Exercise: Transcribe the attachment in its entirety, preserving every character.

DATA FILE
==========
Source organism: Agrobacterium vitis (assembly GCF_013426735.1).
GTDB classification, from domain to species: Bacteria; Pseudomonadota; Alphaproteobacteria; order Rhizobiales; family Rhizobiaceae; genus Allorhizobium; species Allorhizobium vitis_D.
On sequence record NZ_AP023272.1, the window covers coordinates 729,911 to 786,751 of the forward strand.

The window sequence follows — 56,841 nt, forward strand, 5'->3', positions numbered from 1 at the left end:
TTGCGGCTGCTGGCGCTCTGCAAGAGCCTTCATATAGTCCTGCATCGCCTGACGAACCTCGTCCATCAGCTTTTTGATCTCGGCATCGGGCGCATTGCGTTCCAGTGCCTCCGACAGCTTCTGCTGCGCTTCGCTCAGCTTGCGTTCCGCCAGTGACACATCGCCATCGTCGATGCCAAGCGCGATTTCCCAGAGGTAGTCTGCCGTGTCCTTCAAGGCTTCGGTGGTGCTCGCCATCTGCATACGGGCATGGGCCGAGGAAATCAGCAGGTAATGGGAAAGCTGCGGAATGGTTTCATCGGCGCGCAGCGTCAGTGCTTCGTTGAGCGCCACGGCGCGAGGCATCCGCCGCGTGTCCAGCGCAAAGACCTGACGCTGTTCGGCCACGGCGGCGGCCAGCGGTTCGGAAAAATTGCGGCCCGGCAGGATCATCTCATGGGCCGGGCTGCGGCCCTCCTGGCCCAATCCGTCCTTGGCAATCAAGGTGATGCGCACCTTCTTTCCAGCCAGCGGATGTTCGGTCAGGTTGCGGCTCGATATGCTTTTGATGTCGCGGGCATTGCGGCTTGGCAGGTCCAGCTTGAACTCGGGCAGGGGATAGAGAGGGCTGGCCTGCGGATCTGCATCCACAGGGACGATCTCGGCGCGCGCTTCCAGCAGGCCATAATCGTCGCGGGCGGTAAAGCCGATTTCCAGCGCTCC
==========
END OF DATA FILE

Source organism: Agrobacterium vitis (assembly GCF_013426735.1).
GTDB classification, from domain to species: Bacteria; Pseudomonadota; Alphaproteobacteria; order Rhizobiales; family Rhizobiaceae; genus Allorhizobium; species Allorhizobium vitis_D.
On sequence record NZ_AP023272.1, the window covers coordinates 729,911 to 786,751 of the forward strand.

The window sequence follows — 56,841 nt, forward strand, 5'->3', positions numbered from 1 at the left end:
TTGCGGCTGCTGGCGCTCTGCAAGAGCCTTCATATAGTCCTGCATCGCCTGACGAACCTCGTCCATCAGCTTTTTGATCTCGGCATCGGGCGCATTGCGTTCCAGTGCCTCCGACAGCTTCTGCTGCGCTTCGCTCAGCTTGCGTTCCGCCAGTGACACATCGCCATCGTCGATGCCAAGCGCGATTTCCCAGAGGTAGTCTGCCGTGTCCTTCAAGGCTTCGGTGGTGCTCGCCATCTGCATACGGGCATGGGCCGAGGAAATCAGCAGGTAATGGGAAAGCTGCGGAATGGTTTCATCGGCGCGCAGCGTCAGTGCTTCGTTGAGCGCCACGGCGCGAGGCATCCGCCGCGTGTCCAGCGCAAAGACCTGACGCTGTTCGGCCACGGCGGCGGCCAGCGGTTCGGAAAAATTGCGGCCCGGCAGGATCATCTCATGGGCCGGGCTGCGGCCCTCCTGGCCCAATCCGTCCTTGGCAATCAAGGTGATGCGCACCTTCTTTCCAGCCAGCGGATGTTCGGTCAGGTTGCGGCTCGATATGCTTTTGATGTCGCGGGCATTGCGGCTTGGCAGGTCCAGCTTGAACTCGGGCAGGGGATAGAGAGGGCTGGCCTGCGGATCTGCATCCACAGGGACGATCTCGGCGCGCGCTTCCAGCAGGCCATAATCGTCGCGGGCGGTAAAGCCGATTTCCAGCGCTCC